Honeycomb is one of the biggest updates in Android history, so naturally, I jumped at the chance to try it out via the newly released Android 3.0 "preview SDK." What I found certainly wasn't disappointing - though it's important to remember that this is just a preview, meaning that not everything is in working order (for example, the emulator is so slow it made me want to tear my hair out at times, not to mention the frequent force close messages).
XDA user x2kjosh got curious about what exactly his phone was doing at any given time, as I'm sure we all have at some point. Your GPS icon randomly showing up in the task bar is a perfect example: What the hell is it doing there? What app is getting my location? Obviously tired of all the questions, Josh wrote a handy little app called Task Identifier.
The idea of it is simple: Notify the user whenever an app is loaded into memory.
If there's one thing an Android power user really appreciates, it's options. I personally enjoy having a myriad of different apps to choose from for a single task so that I can find the one that best suits my needs, one of which is typing.
Just days after Kaz Hirai teased the world with talk of Sony's future in smartphones, tablets, and the PlayStation brand (all without confirming or denying the existence of a PlayStation phone), Chinese site IT168 has posted an in-depth review of the engineering version that they managed to get ahold of. Not only is the PSP Phone very real; from the looks of it, the device is almost ready for prime time.
Sprint's just sent out the official press release announcing the HTC EVO Shift 4G, and it looks like just about everything we've heard is true - right down to the price. Need a refresher on what this baby EVO is packin'?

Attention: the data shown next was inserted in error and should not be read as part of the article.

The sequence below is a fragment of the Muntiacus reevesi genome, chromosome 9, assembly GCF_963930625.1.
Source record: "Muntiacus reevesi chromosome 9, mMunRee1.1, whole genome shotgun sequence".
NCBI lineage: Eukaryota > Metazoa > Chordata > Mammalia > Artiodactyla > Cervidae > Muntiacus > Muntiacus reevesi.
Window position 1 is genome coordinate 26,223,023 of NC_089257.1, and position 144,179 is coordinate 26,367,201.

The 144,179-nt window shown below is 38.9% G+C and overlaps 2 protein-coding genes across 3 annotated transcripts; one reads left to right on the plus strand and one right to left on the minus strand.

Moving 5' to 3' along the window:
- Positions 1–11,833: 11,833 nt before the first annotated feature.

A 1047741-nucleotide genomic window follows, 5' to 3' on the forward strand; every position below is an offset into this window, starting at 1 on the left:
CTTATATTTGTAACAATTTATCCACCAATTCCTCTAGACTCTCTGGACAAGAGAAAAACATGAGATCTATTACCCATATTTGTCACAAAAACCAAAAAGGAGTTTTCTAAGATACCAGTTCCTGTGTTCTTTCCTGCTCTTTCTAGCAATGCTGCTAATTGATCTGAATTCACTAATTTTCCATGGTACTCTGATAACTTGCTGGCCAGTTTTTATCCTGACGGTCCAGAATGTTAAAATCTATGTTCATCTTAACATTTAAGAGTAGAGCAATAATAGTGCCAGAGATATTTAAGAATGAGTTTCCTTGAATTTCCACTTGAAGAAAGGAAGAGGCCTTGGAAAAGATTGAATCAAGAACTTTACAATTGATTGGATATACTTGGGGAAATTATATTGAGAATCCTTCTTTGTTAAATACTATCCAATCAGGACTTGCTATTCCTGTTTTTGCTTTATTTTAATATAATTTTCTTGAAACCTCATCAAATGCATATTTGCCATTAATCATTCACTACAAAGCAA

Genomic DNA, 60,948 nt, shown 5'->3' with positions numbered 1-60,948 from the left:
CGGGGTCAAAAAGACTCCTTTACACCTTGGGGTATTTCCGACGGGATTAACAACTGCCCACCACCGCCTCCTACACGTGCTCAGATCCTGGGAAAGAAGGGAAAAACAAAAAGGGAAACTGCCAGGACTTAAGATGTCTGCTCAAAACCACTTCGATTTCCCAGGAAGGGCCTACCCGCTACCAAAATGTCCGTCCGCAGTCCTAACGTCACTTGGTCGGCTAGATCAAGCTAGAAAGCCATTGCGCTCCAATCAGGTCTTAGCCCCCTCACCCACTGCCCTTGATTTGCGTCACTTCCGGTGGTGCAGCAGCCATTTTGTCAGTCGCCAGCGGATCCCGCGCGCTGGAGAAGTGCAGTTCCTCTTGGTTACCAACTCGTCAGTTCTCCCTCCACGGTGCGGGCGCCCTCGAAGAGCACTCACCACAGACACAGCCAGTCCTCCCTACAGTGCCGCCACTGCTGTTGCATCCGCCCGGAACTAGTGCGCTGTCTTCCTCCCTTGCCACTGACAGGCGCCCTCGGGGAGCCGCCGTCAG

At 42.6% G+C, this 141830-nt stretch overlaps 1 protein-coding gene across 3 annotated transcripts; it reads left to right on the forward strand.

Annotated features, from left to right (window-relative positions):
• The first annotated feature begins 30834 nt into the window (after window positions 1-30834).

- Android 2.2
- 3.6" 480x800 screen
- 5 MP camera
- 720p camcorder
- 2GB microSD card (support for up to 32GB)
- 800 MHz CPU (likely the same one found in the G2)
- 1 GB ROM
- 512 MB RAM
- $150 with 2 year contract, after $100 MIR
EVO Shift 4G: Now with 100% more keyboard!
Looking Back: Andy Conquers The World (And Then Some)
What a whirlwind year for Android. Although the T-Mobile G1 - the first Android handset - dropped way back in October of 2008, it arguably took until 2010 for Android to become feasible for the mainstream. In fact, when the Nexus One was released in early January, it was widely hailed as being the first true Android competitor to the iPhone, in no small part due to the advancements made with Éclair.
Let's face it: free phones are usually synonymous with crap phones. That's what the Optimus U is trying to change - and, at least on paper, it looks like it might just be able to accomplish the task. That said, this is a phone sold by LG and US Cellular, both of whom have yet to display real talent when it comes to Android - and there's a lot that could go awry, what with the lack of Flash (both on the camera and in the browser) and the 600 MHz processor.
Friday morning I received a surprise visit from UPS - and fortunately it wasn't the sort of surprise visit that requires me to then take a 20 lb. package over to my neighbor's place because the guy was too lazy to read the street number.
A somewhat hefty box, with a seemingly random sender name on it from Louisville, KY had been shipped overnight to my humble abode. I immediately knew it was a CR-48 laptop.
Well, here we are again. Another week, another slew of apps to choose from. For a while there, we were doing an "App of the Week" series and then, for an even longer while, we weren't. I'd like for us to get back on the right path here, so I'm going to fix this.
App of the Week, Season 2: Eclectic Boogaloo
I've been a long time fan of Grooveshark. It is a service that, in my mind, cannot be beaten.
When Samsung threw their big U.S. Galaxy S kick off party earlier in the summer, it was announced that each of the four major carriers would be selling their very own version of the hardware. But, in a twist of M. Night Shyamalan-ian proportions, they announced a second Galaxy S device for Verizon.
The Samsung Continuum shaves .6 inches off the original Galaxy S' 4" screen, in exchange for the very unique (and surprisingly useful) secondary Ticker display, but is that enough to justify the phone's existence?